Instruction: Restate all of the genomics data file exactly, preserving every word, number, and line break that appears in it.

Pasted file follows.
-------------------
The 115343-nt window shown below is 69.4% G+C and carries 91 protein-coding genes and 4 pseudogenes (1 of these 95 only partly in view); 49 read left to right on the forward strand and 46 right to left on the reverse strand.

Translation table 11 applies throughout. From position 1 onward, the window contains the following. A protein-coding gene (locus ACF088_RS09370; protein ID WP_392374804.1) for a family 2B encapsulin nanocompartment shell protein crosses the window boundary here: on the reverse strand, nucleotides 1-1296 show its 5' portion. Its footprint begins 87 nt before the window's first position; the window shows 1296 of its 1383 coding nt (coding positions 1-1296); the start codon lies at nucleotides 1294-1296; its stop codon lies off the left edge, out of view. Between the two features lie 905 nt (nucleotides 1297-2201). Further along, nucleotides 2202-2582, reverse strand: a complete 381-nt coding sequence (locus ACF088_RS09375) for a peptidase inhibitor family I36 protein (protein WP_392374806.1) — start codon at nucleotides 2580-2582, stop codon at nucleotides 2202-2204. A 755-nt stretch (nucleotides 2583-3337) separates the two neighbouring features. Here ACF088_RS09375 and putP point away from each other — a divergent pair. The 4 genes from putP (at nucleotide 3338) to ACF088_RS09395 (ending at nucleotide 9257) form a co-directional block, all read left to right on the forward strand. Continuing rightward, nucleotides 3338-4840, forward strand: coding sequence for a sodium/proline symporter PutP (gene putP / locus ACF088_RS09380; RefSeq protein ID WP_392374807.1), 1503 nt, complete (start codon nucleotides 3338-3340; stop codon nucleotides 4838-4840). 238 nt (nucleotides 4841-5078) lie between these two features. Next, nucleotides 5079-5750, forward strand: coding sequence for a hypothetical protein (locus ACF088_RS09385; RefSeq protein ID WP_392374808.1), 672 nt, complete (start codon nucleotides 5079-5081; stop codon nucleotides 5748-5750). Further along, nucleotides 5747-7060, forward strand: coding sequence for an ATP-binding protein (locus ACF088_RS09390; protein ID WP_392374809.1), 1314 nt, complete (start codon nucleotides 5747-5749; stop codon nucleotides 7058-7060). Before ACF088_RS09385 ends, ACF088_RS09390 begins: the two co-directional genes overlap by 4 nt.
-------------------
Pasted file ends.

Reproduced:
The 115343-nt window shown below is 69.4% G+C and carries 91 protein-coding genes and 4 pseudogenes (1 of these 95 only partly in view); 49 read left to right on the forward strand and 46 right to left on the reverse strand.

Translation table 11 applies throughout. From position 1 onward, the window contains the following. A protein-coding gene (locus ACF088_RS09370; protein ID WP_392374804.1) for a family 2B encapsulin nanocompartment shell protein crosses the window boundary here: on the reverse strand, nucleotides 1-1296 show its 5' portion. Its footprint begins 87 nt before the window's first position; the window shows 1296 of its 1383 coding nt (coding positions 1-1296); the start codon lies at nucleotides 1294-1296; its stop codon lies off the left edge, out of view. Between the two features lie 905 nt (nucleotides 1297-2201). Further along, nucleotides 2202-2582, reverse strand: a complete 381-nt coding sequence (locus ACF088_RS09375) for a peptidase inhibitor family I36 protein (protein WP_392374806.1) — start codon at nucleotides 2580-2582, stop codon at nucleotides 2202-2204. A 755-nt stretch (nucleotides 2583-3337) separates the two neighbouring features. Here ACF088_RS09375 and putP point away from each other — a divergent pair. The 4 genes from putP (at nucleotide 3338) to ACF088_RS09395 (ending at nucleotide 9257) form a co-directional block, all read left to right on the forward strand. Continuing rightward, nucleotides 3338-4840, forward strand: coding sequence for a sodium/proline symporter PutP (gene putP / locus ACF088_RS09380; RefSeq protein ID WP_392374807.1), 1503 nt, complete (start codon nucleotides 3338-3340; stop codon nucleotides 4838-4840). 238 nt (nucleotides 4841-5078) lie between these two features. Next, nucleotides 5079-5750, forward strand: coding sequence for a hypothetical protein (locus ACF088_RS09385; RefSeq protein ID WP_392374808.1), 672 nt, complete (start codon nucleotides 5079-5081; stop codon nucleotides 5748-5750). Further along, nucleotides 5747-7060, forward strand: coding sequence for an ATP-binding protein (locus ACF088_RS09390; protein ID WP_392374809.1), 1314 nt, complete (start codon nucleotides 5747-5749; stop codon nucleotides 7058-7060). Before ACF088_RS09385 ends, ACF088_RS09390 begins: the two co-directional genes overlap by 4 nt.